Want to strike gold at the Olympics? Don't be an official sponsor

Rival firms bend rules to reap rewards from the Games

Major competitors of the official Olympic sponsors have begun ramping up advertising campaigns that tap into growing enthusiasm for all things sporty in an attempt to steal a march on their rivals.

Official sponsors of the Games have invested more than £1bn to ensure their brands hold pole position throughout Olympic venues. To protect their status organisers have brought in some of the strictest regulations seen during a major international sporting event to control who can advertise where.

But that hasn't stopped major brands from finding ways to get around the current rules and launch sports-themed advertising campaigns that capture the Olympic spirit. And it appears to be working. The latest analysis by the Global Language Monitor, a company that assesses which brands are linked in the public's imagination with various events, shows more than half of the top 50 companies associated with the Olympics are not official sponsors.

A new campaign by the fast food chain Subway, a major rival to the official Olympic sponsor McDonald's, has raised eyebrows for using four British athletes to advertise sandwiches under the strap-line "Train hard. Eat fresh".

Meanwhile FedEx, the main competitor to the official logistics supplier UPS, will unveil a new campaign later this month with SportsAid to sponsor awards of £1,000 to 25 "future Olympians and Paralympians" who will feature in the campaign.

Brand experts describe the technique as "ambush" or "guerrilla" marketing and it has long been associated with major sporting events. During the 1996 Olympic Games in Atlanta, the British sprinter Linford Christie stole a march on the official sponsors Reebok when he turned up to a press conference wearing contact lenses sporting the Puma logo.

A report this year showed the clothing company most associated with the Olympics was Nike, even though Adidas is the official Olympic sponsor. Professor Mark Ritson, a marketing specialist at Melbourne Business School, said consumers were invariably "totally bemused" by who is an official sponsor and who isn't. "There are clearly some companies using guerrilla tactics but it's also the case that some of the official Olympic sponsors have created campaigns that are completely ineffectual," he said.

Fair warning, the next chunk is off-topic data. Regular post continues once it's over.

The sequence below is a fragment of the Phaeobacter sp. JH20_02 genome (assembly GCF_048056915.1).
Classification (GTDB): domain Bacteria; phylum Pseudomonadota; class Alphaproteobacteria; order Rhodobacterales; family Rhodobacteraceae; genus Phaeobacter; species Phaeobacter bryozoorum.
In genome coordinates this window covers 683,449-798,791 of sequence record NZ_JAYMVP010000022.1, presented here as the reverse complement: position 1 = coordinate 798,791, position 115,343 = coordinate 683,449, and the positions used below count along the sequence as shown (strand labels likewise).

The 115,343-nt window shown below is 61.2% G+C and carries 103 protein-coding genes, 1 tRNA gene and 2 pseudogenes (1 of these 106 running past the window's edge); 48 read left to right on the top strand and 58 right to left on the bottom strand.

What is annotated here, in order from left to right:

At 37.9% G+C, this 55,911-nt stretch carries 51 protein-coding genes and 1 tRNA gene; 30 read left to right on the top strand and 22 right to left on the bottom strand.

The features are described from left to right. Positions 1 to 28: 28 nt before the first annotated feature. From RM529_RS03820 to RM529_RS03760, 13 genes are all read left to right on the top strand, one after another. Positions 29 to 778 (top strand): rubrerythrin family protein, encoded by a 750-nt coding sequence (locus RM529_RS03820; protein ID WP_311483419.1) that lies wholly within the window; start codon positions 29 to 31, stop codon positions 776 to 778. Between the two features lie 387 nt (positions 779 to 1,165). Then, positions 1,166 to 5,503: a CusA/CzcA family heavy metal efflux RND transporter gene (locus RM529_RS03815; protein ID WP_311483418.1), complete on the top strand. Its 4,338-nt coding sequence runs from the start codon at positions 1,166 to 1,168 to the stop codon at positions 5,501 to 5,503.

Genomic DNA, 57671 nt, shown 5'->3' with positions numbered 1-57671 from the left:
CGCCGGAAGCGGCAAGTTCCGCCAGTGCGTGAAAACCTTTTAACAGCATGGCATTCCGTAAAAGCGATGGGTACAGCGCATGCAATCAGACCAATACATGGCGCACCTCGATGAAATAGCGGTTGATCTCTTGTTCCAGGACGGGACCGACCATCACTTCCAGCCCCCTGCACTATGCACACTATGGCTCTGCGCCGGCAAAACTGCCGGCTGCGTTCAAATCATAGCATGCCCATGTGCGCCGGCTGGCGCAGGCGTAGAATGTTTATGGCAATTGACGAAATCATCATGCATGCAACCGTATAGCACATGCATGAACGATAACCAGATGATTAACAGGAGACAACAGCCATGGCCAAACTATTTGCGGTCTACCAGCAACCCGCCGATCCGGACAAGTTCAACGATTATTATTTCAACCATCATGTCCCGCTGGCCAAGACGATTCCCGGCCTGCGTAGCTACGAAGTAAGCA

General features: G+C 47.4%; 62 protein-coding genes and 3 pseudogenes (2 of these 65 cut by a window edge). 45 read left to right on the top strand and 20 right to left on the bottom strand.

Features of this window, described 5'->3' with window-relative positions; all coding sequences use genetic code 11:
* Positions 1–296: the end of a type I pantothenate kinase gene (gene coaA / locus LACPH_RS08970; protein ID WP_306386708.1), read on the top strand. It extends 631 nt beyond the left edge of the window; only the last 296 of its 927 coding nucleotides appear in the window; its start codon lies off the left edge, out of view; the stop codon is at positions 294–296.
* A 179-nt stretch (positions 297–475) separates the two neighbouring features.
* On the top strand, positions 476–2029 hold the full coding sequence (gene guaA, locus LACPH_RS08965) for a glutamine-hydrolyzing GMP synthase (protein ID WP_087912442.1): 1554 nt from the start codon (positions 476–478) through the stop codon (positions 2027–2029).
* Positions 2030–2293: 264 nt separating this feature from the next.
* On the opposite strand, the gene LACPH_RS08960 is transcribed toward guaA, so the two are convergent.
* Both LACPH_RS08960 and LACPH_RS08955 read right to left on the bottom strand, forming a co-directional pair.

To counter ambush marketing, the organisers Locog have brought in regulations banning any non-official advertising from Olympic venues and surrounding areas. A Locog spokeswoman said: "The London 2012 brand is our most valuable asset."

Manaaz Akhtar, head of marketing for Subway, disputed the suggestion that their latest campaign was an example of ambush marketing. "Absolutely not," she said. "We've been using athletes such as [the US swimmer] Michael Phelps to advertise Subway for many years."

Greece: Olympic torch blown out on its way to London

The Olympic torch was lit, briefly, in the ancient Temple of Hera yesterday and passed to the Liverpool-born Greek swimming world champion Spyros Gianniotis who passed it to Alexander Loukos, a British boxer of Greek descent.

Shortly after, a gust of wind blew out the flame, forcing it to be relit. The torch is due to arrive in Cornwall on 18 May.

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